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Special Projects

The National Juvenile Justice Network has a number of focal areas for its work with its state-based members. 

Raise the Mininum Age

Twenty-four states in this country have failed to set a bare minimum age at which you can prosecute a child in court. NJJN calls on all states to set a minimum age of prosecution of no lower than 14-years-old in accordance with the standards set forth by the United Nations Convention on the Rights of the Child (CRC).  Click here for resources to help you in your efforts to establish or raise your state’s minimum age for prosecuting children. Click here to learn more.

Ending For Profit Youth Prisons

In 2015, NJJN's membership, citing increased dangers for youth, issued a policy platform calling for an end to confining youth for profit.  In addition NJJN published recommendations states can adopt to protect youth in for profit facilities.  In 2020, following the death of Cornelius Frederick at Lakeside, a for-profit facility in Michigan, NJJN worked with our member Michigan Center for Youth Justice to close two for-profit facilities in Michigan. Since then, NJJN has heard concerns from members regarding for-profit facilities in their state prompting NJJN to partner with members to end the warehousing of youth for profit.  Learn more about our work here.


Youth Justice Wellness Fund

To support youth in our movement, NJJN is pleased to announce our new NJJN Youth Justice Wellness Fund. The purpose of the fund is to provide a wellness opportunity for young people within our network to promote and develop a consistent self-care healing practice to support their health. Click here to learn more.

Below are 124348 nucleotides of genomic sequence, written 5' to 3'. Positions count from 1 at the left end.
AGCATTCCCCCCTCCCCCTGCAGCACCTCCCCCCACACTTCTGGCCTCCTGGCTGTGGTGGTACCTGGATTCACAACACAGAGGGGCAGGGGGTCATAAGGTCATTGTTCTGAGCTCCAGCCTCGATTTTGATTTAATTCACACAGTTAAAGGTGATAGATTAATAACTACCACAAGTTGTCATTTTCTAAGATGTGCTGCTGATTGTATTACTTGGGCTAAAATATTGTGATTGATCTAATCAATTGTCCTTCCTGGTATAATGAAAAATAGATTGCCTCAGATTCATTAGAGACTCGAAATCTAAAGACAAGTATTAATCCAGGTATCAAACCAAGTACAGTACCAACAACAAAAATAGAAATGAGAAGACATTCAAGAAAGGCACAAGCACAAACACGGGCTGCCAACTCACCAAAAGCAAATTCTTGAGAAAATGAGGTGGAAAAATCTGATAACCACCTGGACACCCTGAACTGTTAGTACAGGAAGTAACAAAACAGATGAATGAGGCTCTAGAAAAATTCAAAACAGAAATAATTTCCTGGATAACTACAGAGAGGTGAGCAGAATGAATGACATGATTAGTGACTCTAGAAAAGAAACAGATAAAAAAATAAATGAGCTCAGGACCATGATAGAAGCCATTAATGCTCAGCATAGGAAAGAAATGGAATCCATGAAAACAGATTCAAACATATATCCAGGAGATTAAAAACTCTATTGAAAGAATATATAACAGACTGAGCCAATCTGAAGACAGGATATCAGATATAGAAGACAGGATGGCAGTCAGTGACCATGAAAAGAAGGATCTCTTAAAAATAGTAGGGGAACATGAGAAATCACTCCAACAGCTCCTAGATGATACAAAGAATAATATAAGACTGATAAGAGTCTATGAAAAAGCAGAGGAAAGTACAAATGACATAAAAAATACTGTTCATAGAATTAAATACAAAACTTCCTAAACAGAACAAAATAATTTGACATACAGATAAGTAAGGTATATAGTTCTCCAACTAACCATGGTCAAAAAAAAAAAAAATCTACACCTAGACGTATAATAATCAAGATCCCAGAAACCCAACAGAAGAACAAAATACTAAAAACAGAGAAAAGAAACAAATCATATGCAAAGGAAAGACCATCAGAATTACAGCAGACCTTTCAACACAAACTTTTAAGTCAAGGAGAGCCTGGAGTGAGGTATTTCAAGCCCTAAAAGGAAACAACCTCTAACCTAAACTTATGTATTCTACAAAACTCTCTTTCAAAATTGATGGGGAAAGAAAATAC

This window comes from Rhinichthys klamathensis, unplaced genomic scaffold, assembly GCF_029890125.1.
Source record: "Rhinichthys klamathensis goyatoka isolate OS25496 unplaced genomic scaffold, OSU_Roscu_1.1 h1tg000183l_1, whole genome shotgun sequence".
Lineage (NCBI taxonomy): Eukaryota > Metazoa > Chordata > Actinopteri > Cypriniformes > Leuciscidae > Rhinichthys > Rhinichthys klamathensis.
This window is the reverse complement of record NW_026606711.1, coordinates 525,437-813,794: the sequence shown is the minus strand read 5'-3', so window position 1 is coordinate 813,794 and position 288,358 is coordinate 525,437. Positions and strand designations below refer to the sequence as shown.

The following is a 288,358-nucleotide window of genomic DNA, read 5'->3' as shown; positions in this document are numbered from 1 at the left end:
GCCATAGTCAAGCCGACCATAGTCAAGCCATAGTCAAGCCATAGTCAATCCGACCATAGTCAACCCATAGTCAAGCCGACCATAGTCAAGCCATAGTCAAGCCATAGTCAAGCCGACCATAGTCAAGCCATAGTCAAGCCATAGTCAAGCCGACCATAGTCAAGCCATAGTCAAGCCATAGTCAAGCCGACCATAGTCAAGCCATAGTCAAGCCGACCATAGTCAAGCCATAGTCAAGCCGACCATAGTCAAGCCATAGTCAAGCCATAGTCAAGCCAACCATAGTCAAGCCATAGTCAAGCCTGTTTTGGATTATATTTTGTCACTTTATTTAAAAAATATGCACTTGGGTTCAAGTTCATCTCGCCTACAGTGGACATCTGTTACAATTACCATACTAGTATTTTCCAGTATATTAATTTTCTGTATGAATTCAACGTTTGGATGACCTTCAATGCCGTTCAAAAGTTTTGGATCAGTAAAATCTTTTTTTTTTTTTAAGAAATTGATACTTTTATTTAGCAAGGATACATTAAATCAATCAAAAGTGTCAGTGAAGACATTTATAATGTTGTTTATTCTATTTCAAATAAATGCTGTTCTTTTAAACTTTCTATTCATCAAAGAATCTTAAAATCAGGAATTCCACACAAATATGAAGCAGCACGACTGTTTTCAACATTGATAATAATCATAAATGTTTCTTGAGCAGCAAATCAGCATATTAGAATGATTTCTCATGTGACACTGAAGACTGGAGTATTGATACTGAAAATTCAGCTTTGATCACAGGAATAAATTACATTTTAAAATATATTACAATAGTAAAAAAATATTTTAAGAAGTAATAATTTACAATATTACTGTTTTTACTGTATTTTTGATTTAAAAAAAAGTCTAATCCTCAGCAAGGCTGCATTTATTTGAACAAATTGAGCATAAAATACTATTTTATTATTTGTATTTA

Juvenile Justice Resource Hub

The National Juvenile Justice Network has partnered with the Juvenile Justice Information Exchange (JJIE.org) to launch an online resource called the Juvenile Justice Resource Hub. The hub pulls together information and resources to provide a high-quality overview of key issues in juvenile justice, strategies for change, and resources that include research, toolkits, and links to national experts. It can be found at http://jjie.org/hub.

Victims in the Juvenile Justice Reform Movement (2014)

Youth in trouble with the law and people who have been victims of crime are often seen -- mistakenly -- to be at odds. Effective reform of the juvenile justice system cannot happen unless we ensure the fair and humane treatment of both youth who have committed offenses and those who have been harmed by the acts of others. Learn more.

Right-sizing Juvenile Justice (2013)

Over the past several years, many states across the country have dramatically reduced the number of youth held in secure facilities. Some states have achieved these reductions by downsizing existing populations in secure facilities; others have shuttered entire institutions. While the population reduction is noteworthy in and of itself, it has been accompanied by some additional powerful data. Learn more.